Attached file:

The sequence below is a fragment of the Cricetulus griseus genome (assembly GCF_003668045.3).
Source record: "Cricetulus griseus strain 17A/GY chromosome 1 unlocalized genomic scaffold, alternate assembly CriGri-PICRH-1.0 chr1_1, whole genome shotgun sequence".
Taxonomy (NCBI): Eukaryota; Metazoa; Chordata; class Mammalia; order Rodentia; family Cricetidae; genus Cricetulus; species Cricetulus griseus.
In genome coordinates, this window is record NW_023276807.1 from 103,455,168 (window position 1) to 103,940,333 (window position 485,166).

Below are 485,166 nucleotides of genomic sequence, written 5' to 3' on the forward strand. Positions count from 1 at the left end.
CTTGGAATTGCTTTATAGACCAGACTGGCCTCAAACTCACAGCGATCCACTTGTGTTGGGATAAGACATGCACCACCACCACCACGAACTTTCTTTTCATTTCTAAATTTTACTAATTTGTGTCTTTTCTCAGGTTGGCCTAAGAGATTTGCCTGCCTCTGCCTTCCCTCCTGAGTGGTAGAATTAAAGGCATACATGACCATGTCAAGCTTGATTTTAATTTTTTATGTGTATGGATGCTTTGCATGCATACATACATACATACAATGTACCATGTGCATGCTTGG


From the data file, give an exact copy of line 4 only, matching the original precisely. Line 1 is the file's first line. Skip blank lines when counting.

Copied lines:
In genome coordinates, this window is record NW_023276807.1 from 103,455,168 (window position 1) to 103,940,333 (window position 485,166).